Other Projects

I am also a Director at The Pipe Factory; an arts space and studios in the East End of Glasgow, which provides opportunities for local and international artists as well as recent graduates.  We have just recently been awarded a grant from Glasgow City Council and Glasgow City Heritage Trust to begin restoring and repairing the building, providing better facilities for those using the space.

Caldewgate building


CALDEWGATE brings together work from over 50 alumni and staff from Fine Art during its 24 years at the Caldewgate campus, Newcastle Street.  The programme will include a central exhibition in the building featuring work from alumni and staff, discussion events from course founders, a banner-making workshop and March for Art procession between Caldewgate and the Brampton Road campus on Saturday 25 July, seminars, a performance event and 2D exhibition at Open Mind, as well as an anonymous auction to wrap things up!

How did the idea to hold an exhibition of alumni work at Caldewgate come about?

I heard about Fine Art relocating about 6 months ago and was heartbroken!  That building means so much to so many people and it was that something had to be done to commemorate and celebrate the whole ethos of the place and what it has enabled so many people to do - to have space, time and support to become the amazing artists they are today.

What does the Caldewgate campus mean to you?

It is make, think, do.  It is support and freedom to fail.  It is learning to put up 8ft walls and tearing them down again.  To quote a pair of posters made years ago by a student (Lucinda Guinness) and tutor (Ciara Phillips) at Caldewgate in response to one another…

The only rule is work/The only rule is play!

Caldewgate building

What are your thoughts on the move of Fine Art to Brampton Road?

Caldewgate will be sorely missed.  It was an amazing building to have the privilege to work in as an artist.  Brampton Road will provide Fine Art students with the opportunity to connect with other creative people working across various arts fields.  An open dialogue and cross-collaboration between creative disciplines should definitely be encouraged.  I hope those transitional students will take what they learned from their time at Caldewgate and foster a similar environment in the new studios.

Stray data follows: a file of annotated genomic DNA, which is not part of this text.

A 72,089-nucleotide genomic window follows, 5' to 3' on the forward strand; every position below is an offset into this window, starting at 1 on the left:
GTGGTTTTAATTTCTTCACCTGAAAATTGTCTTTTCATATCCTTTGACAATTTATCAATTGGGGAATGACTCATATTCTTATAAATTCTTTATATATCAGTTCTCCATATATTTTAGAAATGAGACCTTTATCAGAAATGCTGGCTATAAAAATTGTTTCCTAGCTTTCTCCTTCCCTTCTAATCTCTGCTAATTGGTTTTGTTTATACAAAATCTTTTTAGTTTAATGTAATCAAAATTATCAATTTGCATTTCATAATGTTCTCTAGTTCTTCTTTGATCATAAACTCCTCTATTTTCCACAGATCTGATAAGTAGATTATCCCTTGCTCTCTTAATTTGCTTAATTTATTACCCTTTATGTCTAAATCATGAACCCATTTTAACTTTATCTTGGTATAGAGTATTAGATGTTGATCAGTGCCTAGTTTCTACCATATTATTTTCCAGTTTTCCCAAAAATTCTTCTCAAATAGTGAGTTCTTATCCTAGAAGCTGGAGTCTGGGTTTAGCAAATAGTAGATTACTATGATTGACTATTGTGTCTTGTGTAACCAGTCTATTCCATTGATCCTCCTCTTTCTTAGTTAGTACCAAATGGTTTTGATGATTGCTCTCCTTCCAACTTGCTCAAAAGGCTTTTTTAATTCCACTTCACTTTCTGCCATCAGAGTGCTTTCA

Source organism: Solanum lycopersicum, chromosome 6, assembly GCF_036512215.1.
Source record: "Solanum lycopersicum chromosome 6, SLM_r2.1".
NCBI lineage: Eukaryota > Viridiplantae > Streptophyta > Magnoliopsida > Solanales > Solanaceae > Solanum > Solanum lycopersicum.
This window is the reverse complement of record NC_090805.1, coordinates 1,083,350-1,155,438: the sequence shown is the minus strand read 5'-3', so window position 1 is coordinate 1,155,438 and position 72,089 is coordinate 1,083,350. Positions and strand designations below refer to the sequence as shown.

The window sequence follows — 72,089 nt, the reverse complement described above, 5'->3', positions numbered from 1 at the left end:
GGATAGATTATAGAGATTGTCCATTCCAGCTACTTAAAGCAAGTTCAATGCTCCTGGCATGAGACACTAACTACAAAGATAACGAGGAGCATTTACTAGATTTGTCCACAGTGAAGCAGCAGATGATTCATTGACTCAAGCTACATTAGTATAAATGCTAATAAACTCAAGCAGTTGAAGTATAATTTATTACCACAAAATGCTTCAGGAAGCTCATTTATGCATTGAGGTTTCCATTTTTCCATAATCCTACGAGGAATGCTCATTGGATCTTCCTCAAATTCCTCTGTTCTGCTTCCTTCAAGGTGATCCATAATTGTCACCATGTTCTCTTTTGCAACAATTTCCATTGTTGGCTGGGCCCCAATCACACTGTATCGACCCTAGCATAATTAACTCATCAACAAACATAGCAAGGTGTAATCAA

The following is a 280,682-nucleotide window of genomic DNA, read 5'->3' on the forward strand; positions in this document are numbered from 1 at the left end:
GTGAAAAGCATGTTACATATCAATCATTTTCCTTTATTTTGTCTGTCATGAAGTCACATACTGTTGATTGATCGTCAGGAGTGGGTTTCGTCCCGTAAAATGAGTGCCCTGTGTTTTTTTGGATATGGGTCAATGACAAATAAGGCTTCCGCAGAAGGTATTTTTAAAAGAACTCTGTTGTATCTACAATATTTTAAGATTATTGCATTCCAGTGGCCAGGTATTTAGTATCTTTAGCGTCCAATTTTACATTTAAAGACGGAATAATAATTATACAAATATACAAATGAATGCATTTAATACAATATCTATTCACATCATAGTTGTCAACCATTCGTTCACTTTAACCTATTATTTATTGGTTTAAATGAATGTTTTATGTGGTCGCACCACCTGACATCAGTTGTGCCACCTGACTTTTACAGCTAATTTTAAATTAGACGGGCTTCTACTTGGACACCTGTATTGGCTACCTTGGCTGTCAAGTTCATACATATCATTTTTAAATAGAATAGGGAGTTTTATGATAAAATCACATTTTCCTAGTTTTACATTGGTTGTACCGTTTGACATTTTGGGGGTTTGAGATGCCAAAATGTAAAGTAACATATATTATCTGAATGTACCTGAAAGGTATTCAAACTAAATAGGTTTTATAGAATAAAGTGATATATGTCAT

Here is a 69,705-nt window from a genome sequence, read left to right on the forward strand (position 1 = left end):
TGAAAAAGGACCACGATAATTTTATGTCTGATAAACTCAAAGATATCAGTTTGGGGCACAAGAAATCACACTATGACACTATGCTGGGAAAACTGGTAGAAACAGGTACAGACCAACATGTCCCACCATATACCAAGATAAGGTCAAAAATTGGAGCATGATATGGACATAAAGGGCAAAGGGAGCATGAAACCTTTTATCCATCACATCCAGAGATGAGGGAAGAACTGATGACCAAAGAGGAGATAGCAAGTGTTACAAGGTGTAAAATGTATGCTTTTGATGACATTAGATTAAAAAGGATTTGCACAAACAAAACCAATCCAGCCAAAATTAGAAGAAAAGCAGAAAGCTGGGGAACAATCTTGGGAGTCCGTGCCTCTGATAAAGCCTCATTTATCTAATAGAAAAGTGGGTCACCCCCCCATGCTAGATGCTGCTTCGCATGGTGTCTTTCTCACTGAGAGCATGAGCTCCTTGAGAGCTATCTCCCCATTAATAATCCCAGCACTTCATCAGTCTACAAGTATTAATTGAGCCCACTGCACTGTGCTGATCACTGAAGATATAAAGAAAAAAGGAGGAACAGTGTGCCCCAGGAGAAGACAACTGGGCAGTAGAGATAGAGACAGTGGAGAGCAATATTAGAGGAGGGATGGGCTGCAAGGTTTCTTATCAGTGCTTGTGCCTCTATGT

How has the process been in tracing Caldewgate alumni and encouraging them to take part?

It has been quite difficult at times but always surprising and really positive.  Everyone that was traced and told about the project were so incredibly supportive and so emotionally invested in Caldewgate and their time at University that they wanted to get involved in some way or another.  Realising that pre-2005 data was much harder to come by and it became that word of mouth was essential.  

Without the enormous help of academic staff, Dave Hurn and Mark Wilson from Caldewgate - contacting and tracking down alumni individually, trawling through old Degree Show catalogues, passing the call out through friends of friends of friends to reach those who had become slightly disconnected with the course over the years - I would have been unable to reach so many people.  I can’t thank them enough for their perseverance!  With over 50 alumni and staff exhibiting, it has certainly paid off!

How do you hope Caldewgate is remembered?

As a place full of vibrancy, play and gumption!